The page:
The rider's lower legs should hang vertically, without any swinging motion backward and forward, and the feet of the rider should never be thrust out sideways or forward. When the rider thus stiffens his legs and knees and shoves his feet forward, he has a very insecure seat and this is known as the "tongs across the wall" seat—a poor one. It is used at times by riders who wish to pose. A good rule to remember and to follow as to the lower legs and feet of the rider is that, when the rider (sitting normally erect) looks down at his knees, he should NOT see his toes sticking forward beyond them. The toes should be on the same vertical line as the knees.

Some horses will gallop faster than twelve miles an hour, but the same rules apply. This is not a gait that should be kept up for more than a short while, of course, unless in emergencies, as it winds the animal. The rider's judgment in this must govern, as well as the necessity for the use of this very rapid gait. The tendency of green riders is to do far too much galloping, to escape the pounding of the trot.


The run is, of course, merely the extended gallop, and as a rule is at the rate of about sixteen miles an hour. Some horses will go faster than this. When increased to the horse's limit it is of course to be used only for short bursts of speed for short periods of time and under necessity, or for practice.

The run is frequently required in working with cattle, in polo, in cross-country riding and in track racing. It is, too, the speed of cavalry charges, always so spectacular.

The rider should sit rather loosely, his thigh grip held securely, his lower legs vertical, the balls of his feet firmly placed on the treads of his stirrups and his heels shoved down slightly lower than his toes.


The reins at the run are held so that the rider has a fair "feel" of the horse's mouth, though, oftentimes, as with cattle herding, the reins are allowed to swing loosely in the rider's hands. At the run, the rider should lean slightly forward in the saddle, instead of sitting erect as in the lope and canter and gallop. The point to re-member while riding at these rapid gaits is never to stiffen the rider's body and become taut, rigid. The rider's whole torso should be flexible, while his grip comes from his waist to his knees against the horse's sides.

There is a material difference in the fast-riding seat and in the "Jockey" seat. This seat shows the bridle and bit generally used on race tracks, and the extremely short, elevated position of the jockey's legs. The average jockey weighs about a hundred pounds, as every ounce on a racing horse's back counts. The rider and horse shown herein won three races, each a mile, on the same day, in 1939. The saddle is the lightest possible and often does not exceed around six pounds. During a race, the rider leans very far forward, crouching low, so as to take the weight off the horse's hind quarters and hind legs, from which all the horse's driving power of propulsion springs.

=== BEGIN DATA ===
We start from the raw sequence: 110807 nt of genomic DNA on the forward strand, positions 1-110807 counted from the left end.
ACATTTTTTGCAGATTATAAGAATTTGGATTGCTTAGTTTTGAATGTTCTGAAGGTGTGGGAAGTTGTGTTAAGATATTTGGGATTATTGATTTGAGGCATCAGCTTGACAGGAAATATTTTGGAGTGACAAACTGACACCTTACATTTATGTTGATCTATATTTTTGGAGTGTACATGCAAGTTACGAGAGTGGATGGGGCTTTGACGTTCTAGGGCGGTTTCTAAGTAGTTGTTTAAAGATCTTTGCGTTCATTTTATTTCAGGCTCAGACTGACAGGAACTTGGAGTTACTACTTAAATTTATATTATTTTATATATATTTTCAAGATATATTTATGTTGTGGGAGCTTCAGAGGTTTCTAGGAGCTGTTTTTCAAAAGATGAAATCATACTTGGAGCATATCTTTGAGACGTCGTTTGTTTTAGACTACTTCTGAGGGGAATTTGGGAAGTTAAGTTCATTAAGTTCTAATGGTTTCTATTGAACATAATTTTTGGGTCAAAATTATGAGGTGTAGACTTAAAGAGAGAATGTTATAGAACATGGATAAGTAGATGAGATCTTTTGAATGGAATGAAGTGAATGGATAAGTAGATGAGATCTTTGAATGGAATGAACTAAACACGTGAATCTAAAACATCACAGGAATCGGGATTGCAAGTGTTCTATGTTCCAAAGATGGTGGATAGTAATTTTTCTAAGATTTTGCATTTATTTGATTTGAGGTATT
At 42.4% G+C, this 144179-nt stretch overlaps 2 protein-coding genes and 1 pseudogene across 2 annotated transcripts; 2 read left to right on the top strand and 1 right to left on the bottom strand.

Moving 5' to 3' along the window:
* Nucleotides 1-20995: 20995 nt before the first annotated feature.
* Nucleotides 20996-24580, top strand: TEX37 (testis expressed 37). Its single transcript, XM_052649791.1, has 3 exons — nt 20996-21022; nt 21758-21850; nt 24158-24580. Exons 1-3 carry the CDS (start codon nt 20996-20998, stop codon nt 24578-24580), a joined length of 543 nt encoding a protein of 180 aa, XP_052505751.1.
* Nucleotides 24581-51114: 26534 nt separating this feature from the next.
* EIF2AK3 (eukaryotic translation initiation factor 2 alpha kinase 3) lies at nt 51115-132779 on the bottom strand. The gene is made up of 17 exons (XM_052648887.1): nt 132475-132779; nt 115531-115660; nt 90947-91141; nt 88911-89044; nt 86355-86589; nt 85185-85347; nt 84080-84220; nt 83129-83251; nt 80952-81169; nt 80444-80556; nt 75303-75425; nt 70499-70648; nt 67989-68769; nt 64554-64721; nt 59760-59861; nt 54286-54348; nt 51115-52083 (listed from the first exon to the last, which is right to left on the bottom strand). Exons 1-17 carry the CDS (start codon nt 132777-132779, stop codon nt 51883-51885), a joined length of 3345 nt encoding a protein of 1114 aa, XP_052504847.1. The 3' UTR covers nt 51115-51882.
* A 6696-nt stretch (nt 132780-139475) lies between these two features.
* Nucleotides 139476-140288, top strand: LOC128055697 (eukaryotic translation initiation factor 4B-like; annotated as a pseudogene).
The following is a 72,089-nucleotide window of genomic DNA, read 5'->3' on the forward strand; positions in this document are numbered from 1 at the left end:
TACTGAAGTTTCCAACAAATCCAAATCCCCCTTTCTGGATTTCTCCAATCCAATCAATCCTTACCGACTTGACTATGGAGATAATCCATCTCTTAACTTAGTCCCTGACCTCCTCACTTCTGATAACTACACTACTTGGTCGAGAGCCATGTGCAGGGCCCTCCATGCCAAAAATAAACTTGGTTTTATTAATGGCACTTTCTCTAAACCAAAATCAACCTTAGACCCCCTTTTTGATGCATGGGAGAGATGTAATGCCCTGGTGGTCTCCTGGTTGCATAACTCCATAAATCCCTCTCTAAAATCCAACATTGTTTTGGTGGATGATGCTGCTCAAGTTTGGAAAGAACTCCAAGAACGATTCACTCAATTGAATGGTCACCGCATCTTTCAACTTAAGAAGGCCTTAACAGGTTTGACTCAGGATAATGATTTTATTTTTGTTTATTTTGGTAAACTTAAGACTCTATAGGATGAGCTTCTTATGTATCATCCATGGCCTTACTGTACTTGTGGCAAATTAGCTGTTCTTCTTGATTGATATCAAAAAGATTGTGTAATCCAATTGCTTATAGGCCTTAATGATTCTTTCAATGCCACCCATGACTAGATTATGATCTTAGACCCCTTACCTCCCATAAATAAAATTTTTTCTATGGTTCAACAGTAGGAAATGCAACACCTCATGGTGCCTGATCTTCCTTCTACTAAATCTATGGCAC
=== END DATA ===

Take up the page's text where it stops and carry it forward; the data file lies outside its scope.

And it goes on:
A well-trained saddle' horse and one pleasant to ride should stop from the lope, canter, gallop or even from the run, almost within his own length by sliding his hind feet forward, being ready to respond to the rider's signals of reins and legs instantly, and, these given, to move off without a second's delay, in the new direction or to stop and stand still without excitement. Cowboys' top-horses are expert at this, and so are top polo ponies. Otherwise, they would be useless and dangerous to others riding about, and the rider's usefulness would be badly interfered with while he went on trying to control his horse.


When well accustomed to riding in a saddle and using stirrups to assist in maintaining balance, we reach the time when one must learn bareback riding, a thoroughly essential thing if one would become a really strong rider.

The horse is mounted the same way as when using a saddle, except, of course, there are now no stirrups and the rider must spring from the ground, from BOTH feet, and he should spring so high that, using his arm strength, he holds himself up on them (without either elbow ever touching the horse's back) .

From this position on stiffened arms, he throws his right leg over the horse's croup (rear part of horse's back) and quietly sits down on the center of the horse's back, without jar. Begin this practice first at a halt, until thoroughly able to do it, then practice such mounting while the horse is at a walk, and when able to do that, practice this mounting bareback at a trot, then at a canter, and finally while the horse is at a gallop, always being sure to hold the reins in your left hand so the horse cannot "bolt" with you. He must always be under the rider's control. In this bareback mounting, the rider's left hand grasps a lock of the horse's mane and the right hand is placed on the horse's withers (top of shoulders), and the rider faces the horse's "near" (left) side, before springing up.

Too much stress cannot be laid upon this riding bareback. The self-confidence it gives is wonderful and very essential and very lasting.

When practicing mounting bareback at the trot, canter, gallop, or run, the rider faces about half way to the front, beside the horse's left shoulder, takes a springy step that we term the "galloping step" and, springing from both feet, lands on the horse's back. The left hand grasps the mane as before and the right hand is on the horse's withers (shoulders).